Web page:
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Encyclopedia > Bicameralism
Legislature

This series is part of
the Politics series Book cover of the recent 2000 edition of The Origin of Consciousness in the Breakdown of the Bicameral Mind, which includes a depiction of Tukulti-Ninurta I pointing (with his right forefinger) at the empty throne of his god. ... A legislatureis a type of representative deliberative assembly with the power to ratify laws. ... For other uses, see Politics (disambiguation). ...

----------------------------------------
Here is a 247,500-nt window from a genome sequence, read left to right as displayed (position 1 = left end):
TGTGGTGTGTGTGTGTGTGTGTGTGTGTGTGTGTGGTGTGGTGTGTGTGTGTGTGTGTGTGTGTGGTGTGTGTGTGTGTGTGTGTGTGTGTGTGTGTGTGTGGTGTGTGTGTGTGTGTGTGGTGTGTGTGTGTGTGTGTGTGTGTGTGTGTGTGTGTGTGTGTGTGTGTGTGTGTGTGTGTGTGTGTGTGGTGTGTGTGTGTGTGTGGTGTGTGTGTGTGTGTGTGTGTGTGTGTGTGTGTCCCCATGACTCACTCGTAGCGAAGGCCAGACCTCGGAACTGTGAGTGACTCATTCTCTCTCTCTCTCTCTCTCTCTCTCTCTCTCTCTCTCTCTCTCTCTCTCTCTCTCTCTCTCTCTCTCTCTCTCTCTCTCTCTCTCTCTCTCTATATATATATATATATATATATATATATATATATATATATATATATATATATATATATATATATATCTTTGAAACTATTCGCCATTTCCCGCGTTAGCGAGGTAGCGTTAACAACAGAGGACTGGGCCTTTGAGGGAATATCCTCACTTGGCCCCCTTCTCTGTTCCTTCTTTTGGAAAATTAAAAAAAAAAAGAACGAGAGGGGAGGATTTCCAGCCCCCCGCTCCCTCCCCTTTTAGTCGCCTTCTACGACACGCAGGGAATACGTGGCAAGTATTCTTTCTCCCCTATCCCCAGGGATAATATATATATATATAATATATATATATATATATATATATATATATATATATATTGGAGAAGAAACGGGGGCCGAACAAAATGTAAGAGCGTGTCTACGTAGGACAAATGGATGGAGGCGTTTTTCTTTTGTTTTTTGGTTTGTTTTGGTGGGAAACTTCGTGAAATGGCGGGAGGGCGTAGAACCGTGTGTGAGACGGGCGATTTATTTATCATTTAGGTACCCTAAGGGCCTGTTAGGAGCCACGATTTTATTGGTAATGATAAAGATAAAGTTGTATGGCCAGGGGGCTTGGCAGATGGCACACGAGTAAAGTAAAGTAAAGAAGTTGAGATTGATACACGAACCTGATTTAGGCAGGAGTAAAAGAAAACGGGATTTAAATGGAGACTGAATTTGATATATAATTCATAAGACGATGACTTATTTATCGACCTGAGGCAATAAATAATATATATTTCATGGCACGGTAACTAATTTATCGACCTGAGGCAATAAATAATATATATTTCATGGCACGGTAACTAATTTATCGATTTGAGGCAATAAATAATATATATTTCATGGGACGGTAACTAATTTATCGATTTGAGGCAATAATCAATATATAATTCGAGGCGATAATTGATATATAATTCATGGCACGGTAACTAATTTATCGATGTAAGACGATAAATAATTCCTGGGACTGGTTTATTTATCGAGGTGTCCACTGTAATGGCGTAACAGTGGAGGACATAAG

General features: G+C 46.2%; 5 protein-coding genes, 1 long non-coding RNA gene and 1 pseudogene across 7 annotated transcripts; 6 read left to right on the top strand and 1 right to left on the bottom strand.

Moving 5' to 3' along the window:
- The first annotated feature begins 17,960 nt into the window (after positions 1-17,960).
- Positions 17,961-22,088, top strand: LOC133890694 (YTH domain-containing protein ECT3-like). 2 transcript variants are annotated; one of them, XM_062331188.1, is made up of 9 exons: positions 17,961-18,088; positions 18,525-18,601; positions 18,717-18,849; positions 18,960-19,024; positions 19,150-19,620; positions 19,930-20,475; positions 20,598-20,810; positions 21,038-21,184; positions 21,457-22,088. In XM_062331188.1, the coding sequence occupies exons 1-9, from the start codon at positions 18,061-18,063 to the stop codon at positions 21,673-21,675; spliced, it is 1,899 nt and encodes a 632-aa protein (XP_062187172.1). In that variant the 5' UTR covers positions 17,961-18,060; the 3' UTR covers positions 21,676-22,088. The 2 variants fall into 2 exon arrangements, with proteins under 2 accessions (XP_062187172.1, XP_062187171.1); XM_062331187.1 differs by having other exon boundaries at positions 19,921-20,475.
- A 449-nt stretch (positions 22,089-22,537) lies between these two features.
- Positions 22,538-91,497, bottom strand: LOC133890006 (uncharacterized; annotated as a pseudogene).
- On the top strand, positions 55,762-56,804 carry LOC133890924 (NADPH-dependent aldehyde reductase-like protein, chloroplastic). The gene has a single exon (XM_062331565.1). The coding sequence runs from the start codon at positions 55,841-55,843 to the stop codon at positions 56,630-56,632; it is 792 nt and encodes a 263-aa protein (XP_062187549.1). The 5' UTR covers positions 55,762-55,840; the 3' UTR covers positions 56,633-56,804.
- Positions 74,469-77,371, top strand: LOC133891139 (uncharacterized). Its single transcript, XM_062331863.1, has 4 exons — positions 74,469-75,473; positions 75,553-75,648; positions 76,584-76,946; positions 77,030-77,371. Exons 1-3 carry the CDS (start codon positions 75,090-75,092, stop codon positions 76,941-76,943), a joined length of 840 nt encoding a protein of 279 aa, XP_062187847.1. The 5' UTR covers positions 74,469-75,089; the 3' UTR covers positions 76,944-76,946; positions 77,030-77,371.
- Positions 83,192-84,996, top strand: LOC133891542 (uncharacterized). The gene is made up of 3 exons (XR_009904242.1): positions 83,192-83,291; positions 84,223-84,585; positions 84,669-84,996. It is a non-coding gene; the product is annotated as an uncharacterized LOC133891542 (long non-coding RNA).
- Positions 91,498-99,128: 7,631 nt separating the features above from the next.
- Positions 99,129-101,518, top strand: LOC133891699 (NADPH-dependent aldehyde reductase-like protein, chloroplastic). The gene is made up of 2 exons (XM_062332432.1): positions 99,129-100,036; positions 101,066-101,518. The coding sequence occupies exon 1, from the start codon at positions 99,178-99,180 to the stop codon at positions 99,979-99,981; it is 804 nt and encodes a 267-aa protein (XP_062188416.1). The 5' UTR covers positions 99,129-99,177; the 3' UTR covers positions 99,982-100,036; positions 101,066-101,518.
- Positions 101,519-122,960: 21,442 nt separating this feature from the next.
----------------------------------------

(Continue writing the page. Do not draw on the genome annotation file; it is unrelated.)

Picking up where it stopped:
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In government, bicameralism (bi + Latin camera, chamber) is the practice of having two legislative or parliamentary chambers. Thus, a bicameral parliament or bicameral legislature is a legislature which consists of two chambers or houses. Bicameralism is an essential and defining feature of the classical notion of mixed government. Bicameral legislatures tend to require a concurrent majority to pass legislation. A legislatureis a type of representative deliberative assembly with the power to ratify laws. ... This is a list of legislatures by country, whether parliamentary or congressional, that act as a plenary general assembly of representatives with the power to legislate. ... The House of Representatives Chamber of the Parliament of Australia in Canberra. ... A Member of Parliament, or MP, is a representative elected by the voters to a parliament. ... Parliamentary group and parliamentary party are terms used to refer to the representation of a political party or electoral fusion of parties in a legislative assembly such as a parliament or in a city council. ... The leader or chairperson of a parliamentary group holds an influential political post in a parliamentary system with strong party discipline. ... Look up Congress in Wiktionary, the free dictionary. ... A Congressman or Congresswoman (generically, Congressperson) is a politician who is a member of a Congress. ... For unicameral alphabets, see the article letter case. Unicameralism is the practice of having only one legislative or parliamentary chamber. ... Tricameralism is the practice of having three legislative or parliamentary chambers. ... Many parliaments or other legislatures consist of two chambers: an elected lower house, and an upper house or Senate which may be appointed or elected by a different mechanism from the lower house. ... For the demesne in The Keys to the Kingdom series, see The House An upper house is one of two chambers of a bicameral legislature, the other chamber being the lower house. ... A senate is a deliberative body, often the upper house or chamber of a legislature. ... A lower house is one of two chambers of a bicameral legislature, the other chamber being the upper house. ... States currently utilizing parliamentary systems are denoted in red and orange—the former being constitutional monarchies where authority is vested in a parliament, and the latter being parliamentary republics whose parliaments are effectively supreme over a separate head of state. ... A city council is the most common style of legislative government in a city or town. ... A councillor is a member of a council (such as a city council), particularly in the United Kingdom, Canada, Australia and other parts of the Commonwealth. ... Many parliaments or other legislatures consist of two chambers: an elected lower house, and an upper house or Senate which may be appointed or elected by a different mechanism from the lower house. ... A legislatureis a type of representative deliberative assembly with the power to ratify laws. ... Classical antiquity is a broad term for a long period of cultural history centered on the Mediterranean Sea, which begins roughly with the earliest-recorded Greek poetry of Homer (7th century BC), and continues through the rise of Christianity and the fall of the Western Roman Empire (5th century AD... It has been suggested that this article or section be merged into Classical republic. ... Concurrent majority refers in general to the concept of balancing majority and minority interests through limited government. ...